Argued September 22, 2015.
Amended petition for a writ of habeas corpus, brought to the Superior Court in the judicial district of Tolland, where the court, Cobb, J., granted the respondent's motion for summary judgment as to the second count of the petition; thereafter, the matter was tried to the court, Sferrazza, J.; judgment denying the petition, from which the petitioner, on the granting of certification, appealed to this court.
The petitioner, who had been convicted of various crimes following a guilty plea, sought a writ of habeas corpus, claiming that his trial counsel had provided ineffective assistance by failing to adequately develop and pursue an insanity defense and by recommending that he accept a plea deal. He claimed that counsel's deficient performance had contributed to his decision to enter the guilty plea, thereby rendering the plea invalid. After a hearing, the habeas court rendered judgment denying the petition, concluding that the petitioner had waived his ineffective assistance of counsel claim by entering a valid guilty plea. The habeas court thereafter granted certification to appeal, and the petitioner appealed to this court. Held that the petitioner could not prevail on his claim that the habeas court improperly determined that he waived his claim of ineffective assistance of counsel by pleading guilty, the petitioner having failed to show that any alleged ineffective assistance regarding his insanity defense rendered his guilty plea invalid: the alleged deficient performance occurred prior to the plea hearing and was not so intertwined with the subsequent guilty plea as to render the plea invalid, and it is well settled that a guilty plea waives any nonjurisdictional defects that occur prior to the entry of a guilty plea as long as the plea was voluntarily, knowingly, and intelligently made, as the habeas court found in the petitioner's case; moreover, the petitioner provided no evidence that he had relied on trial counsel's advice when deciding whether to enter a guilty plea, and he specifically testified that he had pleaded guilty for reasons unrelated to the possible success or failure of his insanity defense.
Mary H. Trainer, assigned counsel, for the appellant (petitioner).
Nancy L. Walker, deputy assistant state's attorney, with whom, on the brief, were Maureen Platt, state's attorney, and Eva B. Lenczewski, supervisory assistant state's attorney, for the appellee (respondent).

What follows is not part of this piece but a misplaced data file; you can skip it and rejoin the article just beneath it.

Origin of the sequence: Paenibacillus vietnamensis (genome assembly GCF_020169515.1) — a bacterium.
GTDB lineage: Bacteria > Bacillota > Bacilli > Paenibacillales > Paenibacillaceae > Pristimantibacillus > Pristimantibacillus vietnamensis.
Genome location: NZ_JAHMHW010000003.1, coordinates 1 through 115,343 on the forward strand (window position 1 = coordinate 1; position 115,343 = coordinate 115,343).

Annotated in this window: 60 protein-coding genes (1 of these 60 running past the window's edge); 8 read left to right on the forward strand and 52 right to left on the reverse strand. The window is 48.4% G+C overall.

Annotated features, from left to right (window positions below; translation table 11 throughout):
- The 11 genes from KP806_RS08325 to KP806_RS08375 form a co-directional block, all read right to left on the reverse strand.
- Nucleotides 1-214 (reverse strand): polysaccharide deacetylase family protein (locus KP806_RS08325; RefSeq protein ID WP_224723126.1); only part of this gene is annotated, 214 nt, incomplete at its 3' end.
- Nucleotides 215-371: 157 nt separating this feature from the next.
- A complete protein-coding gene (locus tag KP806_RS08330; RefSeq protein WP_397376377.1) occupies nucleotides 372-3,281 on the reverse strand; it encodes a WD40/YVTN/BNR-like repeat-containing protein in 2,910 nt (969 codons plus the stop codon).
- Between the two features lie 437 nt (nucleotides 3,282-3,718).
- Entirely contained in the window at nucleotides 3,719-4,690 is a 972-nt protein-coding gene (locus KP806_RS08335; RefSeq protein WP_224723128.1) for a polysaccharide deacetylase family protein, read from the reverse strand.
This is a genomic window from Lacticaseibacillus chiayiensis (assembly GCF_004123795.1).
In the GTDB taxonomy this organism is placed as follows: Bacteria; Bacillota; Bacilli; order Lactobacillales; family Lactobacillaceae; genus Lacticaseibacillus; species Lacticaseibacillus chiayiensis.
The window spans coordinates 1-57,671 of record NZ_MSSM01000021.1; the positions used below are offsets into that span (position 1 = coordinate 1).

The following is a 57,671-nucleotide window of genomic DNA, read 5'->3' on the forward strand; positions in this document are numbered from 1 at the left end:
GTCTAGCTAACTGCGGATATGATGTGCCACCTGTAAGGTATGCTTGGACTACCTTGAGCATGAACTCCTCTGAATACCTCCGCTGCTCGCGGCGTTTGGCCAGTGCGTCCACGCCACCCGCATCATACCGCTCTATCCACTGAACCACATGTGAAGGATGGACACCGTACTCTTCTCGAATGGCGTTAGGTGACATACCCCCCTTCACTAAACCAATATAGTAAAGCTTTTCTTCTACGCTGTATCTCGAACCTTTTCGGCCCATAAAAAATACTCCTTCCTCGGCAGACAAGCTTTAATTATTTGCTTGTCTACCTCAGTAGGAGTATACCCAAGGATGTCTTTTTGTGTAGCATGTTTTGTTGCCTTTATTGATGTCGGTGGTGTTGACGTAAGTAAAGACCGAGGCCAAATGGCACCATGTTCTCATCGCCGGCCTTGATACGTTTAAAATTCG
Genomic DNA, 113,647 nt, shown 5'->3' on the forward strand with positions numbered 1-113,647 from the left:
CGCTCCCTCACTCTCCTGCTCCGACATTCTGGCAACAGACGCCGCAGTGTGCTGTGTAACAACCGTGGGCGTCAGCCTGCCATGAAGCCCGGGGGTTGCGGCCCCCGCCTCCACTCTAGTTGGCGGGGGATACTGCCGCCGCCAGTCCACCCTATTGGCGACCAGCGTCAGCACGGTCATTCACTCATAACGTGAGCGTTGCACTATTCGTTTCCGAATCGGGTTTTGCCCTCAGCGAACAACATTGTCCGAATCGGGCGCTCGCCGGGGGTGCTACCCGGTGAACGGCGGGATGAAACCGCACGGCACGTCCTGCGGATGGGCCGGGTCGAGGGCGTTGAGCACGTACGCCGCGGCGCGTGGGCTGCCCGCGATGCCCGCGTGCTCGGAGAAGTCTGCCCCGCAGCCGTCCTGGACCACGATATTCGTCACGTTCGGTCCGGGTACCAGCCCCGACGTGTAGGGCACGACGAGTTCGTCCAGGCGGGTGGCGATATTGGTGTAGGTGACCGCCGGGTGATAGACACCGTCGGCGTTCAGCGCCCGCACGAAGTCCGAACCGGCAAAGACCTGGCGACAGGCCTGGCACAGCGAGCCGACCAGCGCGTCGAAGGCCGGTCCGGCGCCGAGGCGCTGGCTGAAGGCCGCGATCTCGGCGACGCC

Beach, Alvord and Mullins, Js. BEACH, J. In this opinion the other judges concurred.
[162 Conn.App. 110] The petitioner, Joseph Mincewicz, appeals from the judgment of the habeas court denying his amended petition for a writ of habeas corpus. In this appeal, the petitioner claims that the court, Sferrazza, J., erred when it found that he had waived his claim of ineffective assistance of counsel. We disagree and therefore affirm the judgment of the habeas court.
The following facts and procedural history are relevant to the disposition of the petitioner's appeal. The petitioner pleaded guilty on August 12, 2008, to three crimes: (1) robbery in the first degree, (2) possession of narcotics, and (3) attempt to commit larceny in the [162 Conn.App. 111] fourth degree. In accordance with the plea bargain, the trial court, Fasano, J., sentenced the petitioner to nine years of incarceration followed by ten years of special parole.
The amended petition for a writ of habeas corpus alleged ineffective assistance of counsel at the plea hearing, judicial error, and prosecutorial misconduct. Following a hearing, the court denied the petition in a written decision. As to the claim of ineffective assistance of counsel, the court found that the petitioner waived any claim of deficient representation by his trial counsel, including her failure to pursue an insanity defense on the petitioner's behalf by entering a valid guilty plea. This appeal followed the habeas court's grant of certification to appeal.
The petitioner contends that the court erred when it found that he waived his claim of ineffective assistance of counsel arising from counsel's failure to inquire adequately and to develop evidence regarding the petitioner's mental state at the time of the offenses. The petitioner essentially argues that counsel's ineffective assistance contributed to his decision to plead guilty, and, as such, his ...